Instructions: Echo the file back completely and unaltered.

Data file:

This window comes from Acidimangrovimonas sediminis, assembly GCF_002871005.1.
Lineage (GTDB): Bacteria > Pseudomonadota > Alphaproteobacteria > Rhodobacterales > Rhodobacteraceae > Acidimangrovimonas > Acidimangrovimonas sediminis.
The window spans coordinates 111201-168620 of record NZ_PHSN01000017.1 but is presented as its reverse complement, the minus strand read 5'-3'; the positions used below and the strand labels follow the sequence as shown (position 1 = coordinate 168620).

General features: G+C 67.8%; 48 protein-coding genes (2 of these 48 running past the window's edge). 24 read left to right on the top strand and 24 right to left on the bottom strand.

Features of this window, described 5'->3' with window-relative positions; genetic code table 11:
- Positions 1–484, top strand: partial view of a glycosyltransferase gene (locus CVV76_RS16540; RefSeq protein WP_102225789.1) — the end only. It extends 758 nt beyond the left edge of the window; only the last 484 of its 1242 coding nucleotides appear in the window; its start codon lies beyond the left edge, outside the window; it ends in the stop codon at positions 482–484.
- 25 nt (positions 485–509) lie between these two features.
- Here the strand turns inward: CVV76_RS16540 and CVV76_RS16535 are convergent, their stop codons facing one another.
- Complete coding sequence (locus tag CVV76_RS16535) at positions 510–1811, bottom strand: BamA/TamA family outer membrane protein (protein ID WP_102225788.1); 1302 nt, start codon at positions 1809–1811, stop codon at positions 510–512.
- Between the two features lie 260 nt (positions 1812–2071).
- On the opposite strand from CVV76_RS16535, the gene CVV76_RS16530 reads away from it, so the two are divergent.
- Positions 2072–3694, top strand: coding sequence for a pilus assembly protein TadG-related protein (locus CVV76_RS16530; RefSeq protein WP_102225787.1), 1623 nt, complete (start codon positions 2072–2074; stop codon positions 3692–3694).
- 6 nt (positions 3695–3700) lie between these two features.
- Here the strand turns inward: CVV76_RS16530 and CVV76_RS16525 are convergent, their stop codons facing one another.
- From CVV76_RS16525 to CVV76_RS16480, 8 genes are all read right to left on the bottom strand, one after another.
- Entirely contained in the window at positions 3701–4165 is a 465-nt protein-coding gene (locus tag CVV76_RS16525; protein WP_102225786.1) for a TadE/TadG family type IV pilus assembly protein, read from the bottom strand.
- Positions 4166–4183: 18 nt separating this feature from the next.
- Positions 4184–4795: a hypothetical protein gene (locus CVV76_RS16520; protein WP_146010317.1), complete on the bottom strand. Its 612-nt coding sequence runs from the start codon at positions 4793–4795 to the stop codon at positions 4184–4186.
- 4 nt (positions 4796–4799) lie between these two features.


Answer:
This window comes from Acidimangrovimonas sediminis, assembly GCF_002871005.1.
Lineage (GTDB): Bacteria > Pseudomonadota > Alphaproteobacteria > Rhodobacterales > Rhodobacteraceae > Acidimangrovimonas > Acidimangrovimonas sediminis.
The window spans coordinates 111201-168620 of record NZ_PHSN01000017.1 but is presented as its reverse complement, the minus strand read 5'-3'; the positions used below and the strand labels follow the sequence as shown (position 1 = coordinate 168620).

General features: G+C 67.8%; 48 protein-coding genes (2 of these 48 running past the window's edge). 24 read left to right on the top strand and 24 right to left on the bottom strand.

Features of this window, described 5'->3' with window-relative positions; genetic code table 11:
- Positions 1–484, top strand: partial view of a glycosyltransferase gene (locus CVV76_RS16540; RefSeq protein WP_102225789.1) — the end only. It extends 758 nt beyond the left edge of the window; only the last 484 of its 1242 coding nucleotides appear in the window; its start codon lies beyond the left edge, outside the window; it ends in the stop codon at positions 482–484.
- 25 nt (positions 485–509) lie between these two features.
- Here the strand turns inward: CVV76_RS16540 and CVV76_RS16535 are convergent, their stop codons facing one another.
- Complete coding sequence (locus tag CVV76_RS16535) at positions 510–1811, bottom strand: BamA/TamA family outer membrane protein (protein ID WP_102225788.1); 1302 nt, start codon at positions 1809–1811, stop codon at positions 510–512.
- Between the two features lie 260 nt (positions 1812–2071).
- On the opposite strand from CVV76_RS16535, the gene CVV76_RS16530 reads away from it, so the two are divergent.
- Positions 2072–3694, top strand: coding sequence for a pilus assembly protein TadG-related protein (locus CVV76_RS16530; RefSeq protein WP_102225787.1), 1623 nt, complete (start codon positions 2072–2074; stop codon positions 3692–3694).
- 6 nt (positions 3695–3700) lie between these two features.
- Here the strand turns inward: CVV76_RS16530 and CVV76_RS16525 are convergent, their stop codons facing one another.
- From CVV76_RS16525 to CVV76_RS16480, 8 genes are all read right to left on the bottom strand, one after another.
- Entirely contained in the window at positions 3701–4165 is a 465-nt protein-coding gene (locus tag CVV76_RS16525; protein WP_102225786.1) for a TadE/TadG family type IV pilus assembly protein, read from the bottom strand.
- Positions 4166–4183: 18 nt separating this feature from the next.
- Positions 4184–4795: a hypothetical protein gene (locus CVV76_RS16520; protein WP_146010317.1), complete on the bottom strand. Its 612-nt coding sequence runs from the start codon at positions 4793–4795 to the stop codon at positions 4184–4186.
- 4 nt (positions 4796–4799) lie between these two features.